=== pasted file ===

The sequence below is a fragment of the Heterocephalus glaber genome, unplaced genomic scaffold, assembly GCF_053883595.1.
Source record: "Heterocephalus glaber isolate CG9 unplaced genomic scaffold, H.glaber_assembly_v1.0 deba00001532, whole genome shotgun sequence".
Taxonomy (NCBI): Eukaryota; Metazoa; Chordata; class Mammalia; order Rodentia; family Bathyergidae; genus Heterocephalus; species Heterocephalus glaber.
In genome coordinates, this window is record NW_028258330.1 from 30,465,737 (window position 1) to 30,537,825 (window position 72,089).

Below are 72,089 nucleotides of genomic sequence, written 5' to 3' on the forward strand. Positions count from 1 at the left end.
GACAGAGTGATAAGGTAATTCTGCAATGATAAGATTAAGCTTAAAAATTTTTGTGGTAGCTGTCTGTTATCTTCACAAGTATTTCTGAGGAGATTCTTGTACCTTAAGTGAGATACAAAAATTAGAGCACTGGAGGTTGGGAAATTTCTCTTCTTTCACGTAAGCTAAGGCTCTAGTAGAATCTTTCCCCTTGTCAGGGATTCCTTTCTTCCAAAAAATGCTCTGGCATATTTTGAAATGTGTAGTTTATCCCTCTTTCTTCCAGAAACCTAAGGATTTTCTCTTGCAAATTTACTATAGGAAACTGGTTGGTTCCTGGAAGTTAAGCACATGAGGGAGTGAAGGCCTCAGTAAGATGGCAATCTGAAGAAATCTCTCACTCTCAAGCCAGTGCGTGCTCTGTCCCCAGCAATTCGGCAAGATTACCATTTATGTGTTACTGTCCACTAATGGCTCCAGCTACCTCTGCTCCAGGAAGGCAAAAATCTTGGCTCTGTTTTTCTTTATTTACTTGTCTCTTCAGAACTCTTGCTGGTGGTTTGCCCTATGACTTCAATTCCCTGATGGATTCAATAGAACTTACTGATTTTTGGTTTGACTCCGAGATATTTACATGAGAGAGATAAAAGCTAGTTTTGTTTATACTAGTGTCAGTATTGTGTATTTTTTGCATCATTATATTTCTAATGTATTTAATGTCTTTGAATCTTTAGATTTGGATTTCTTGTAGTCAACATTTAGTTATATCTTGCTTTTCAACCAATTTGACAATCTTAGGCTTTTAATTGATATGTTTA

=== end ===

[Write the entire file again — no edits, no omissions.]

The sequence below is a fragment of the Heterocephalus glaber genome, unplaced genomic scaffold, assembly GCF_053883595.1.
Source record: "Heterocephalus glaber isolate CG9 unplaced genomic scaffold, H.glaber_assembly_v1.0 deba00001532, whole genome shotgun sequence".
Taxonomy (NCBI): Eukaryota; Metazoa; Chordata; class Mammalia; order Rodentia; family Bathyergidae; genus Heterocephalus; species Heterocephalus glaber.
In genome coordinates, this window is record NW_028258330.1 from 30,465,737 (window position 1) to 30,537,825 (window position 72,089).

Below are 72,089 nucleotides of genomic sequence, written 5' to 3' on the forward strand. Positions count from 1 at the left end.
GACAGAGTGATAAGGTAATTCTGCAATGATAAGATTAAGCTTAAAAATTTTTGTGGTAGCTGTCTGTTATCTTCACAAGTATTTCTGAGGAGATTCTTGTACCTTAAGTGAGATACAAAAATTAGAGCACTGGAGGTTGGGAAATTTCTCTTCTTTCACGTAAGCTAAGGCTCTAGTAGAATCTTTCCCCTTGTCAGGGATTCCTTTCTTCCAAAAAATGCTCTGGCATATTTTGAAATGTGTAGTTTATCCCTCTTTCTTCCAGAAACCTAAGGATTTTCTCTTGCAAATTTACTATAGGAAACTGGTTGGTTCCTGGAAGTTAAGCACATGAGGGAGTGAAGGCCTCAGTAAGATGGCAATCTGAAGAAATCTCTCACTCTCAAGCCAGTGCGTGCTCTGTCCCCAGCAATTCGGCAAGATTACCATTTATGTGTTACTGTCCACTAATGGCTCCAGCTACCTCTGCTCCAGGAAGGCAAAAATCTTGGCTCTGTTTTTCTTTATTTACTTGTCTCTTCAGAACTCTTGCTGGTGGTTTGCCCTATGACTTCAATTCCCTGATGGATTCAATAGAACTTACTGATTTTTGGTTTGACTCCGAGATATTTACATGAGAGAGATAAAAGCTAGTTTTGTTTATACTAGTGTCAGTATTGTGTATTTTTTGCATCATTATATTTCTAATGTATTTAATGTCTTTGAATCTTTAGATTTGGATTTCTTGTAGTCAACATTTAGTTATATCTTGCTTTTCAACCAATTTGACAATCTTAGGCTTTTAATTGATATGTTTA